Starting a Company? Here are the Most Common Legal Issues You Face
As a business law attorney in San Diego, people come to me quite often for advice about how to start a company. Starting a company is an exciting endeavor, but there are a number of things you need to do from a legal perspective to get it off the ground.
Here are the top legal issues you face before starting a company. Some of them are rather critical and may require further guidance from a corporate lawyer.
1. Identify your legal entity.
There are a number of entities out there, including:
- “S” corporations
- “C” corporations
- limited liability partnerships
- general partnerships
The most common entities general entrepreneurs focus on are “S” corporations, “C” corporations and limited liability companies (LLC) as they provide the best mix of protection against liability and a known body of law around how they function.
A couple other side notes about legal entities:
- LLCs are tax efficient also, but structuring them is complicated.
- Many investors prefer to invest in “C” corporations because they are better understood and have a robust structure, e.g., you can IPO a “C” corporation.
2. Know where to incorporate.
You can incorporate your company in the state of California, or in a state such as Delaware, which makes a business out of serving as a jurisdiction of incorporation for many companies.
Many public companies tend to be incorporated in Delaware. Accordingly, Delaware corporations come with a certain prestige. In addition, Delaware offers an administrative framework and well-defined corporate laws that tend to favor management by offering flexibility in governing a company and a wide scope of potential indemnification against liability for officers and directors. However, if you incorporate in Delaware, but your company is “doing business” in another state then you will have to “qualify” to do business in that state also.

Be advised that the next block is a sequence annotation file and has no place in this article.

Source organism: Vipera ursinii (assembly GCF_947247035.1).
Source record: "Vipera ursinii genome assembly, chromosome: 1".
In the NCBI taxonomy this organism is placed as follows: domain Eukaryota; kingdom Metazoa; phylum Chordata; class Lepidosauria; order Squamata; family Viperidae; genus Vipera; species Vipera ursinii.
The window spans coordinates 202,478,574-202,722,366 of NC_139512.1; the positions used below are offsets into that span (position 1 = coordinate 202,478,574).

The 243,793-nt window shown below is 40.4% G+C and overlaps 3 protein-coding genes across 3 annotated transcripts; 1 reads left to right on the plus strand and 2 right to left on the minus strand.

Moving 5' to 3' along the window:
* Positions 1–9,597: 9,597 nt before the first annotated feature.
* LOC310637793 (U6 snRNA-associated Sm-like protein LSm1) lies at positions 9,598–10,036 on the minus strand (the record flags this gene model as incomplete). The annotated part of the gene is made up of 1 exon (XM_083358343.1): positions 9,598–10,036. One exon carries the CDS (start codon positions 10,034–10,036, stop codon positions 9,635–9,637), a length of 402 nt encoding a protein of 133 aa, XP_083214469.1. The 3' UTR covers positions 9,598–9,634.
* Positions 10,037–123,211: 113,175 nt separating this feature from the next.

3. Protect intellectual property.
Intellectual property is the bread and butter of many businesses. You will want to protect any patents, trademarks, copyrights, domain names, trade secrets, etc. to ensure the value of your business remains strong.
From the beginning of your company, every employee, consultant and advisor should sign an agreement which assigns the intellectual property that they develop to the company. Investors and acquirers will demand to see these agreements to confirm that all relevant intellectual property is owned by the company.
Finally, be mindful about contracts. They are crucial to documenting every one of your business relationships. Write out and present a clear definition of obligations, rights and assumptions that can help you and others understand what will happen in the event that certain contingencies or conditions arise. Consult with a San Diego corporate attorney prior to negotiating or entering into any business relationship.
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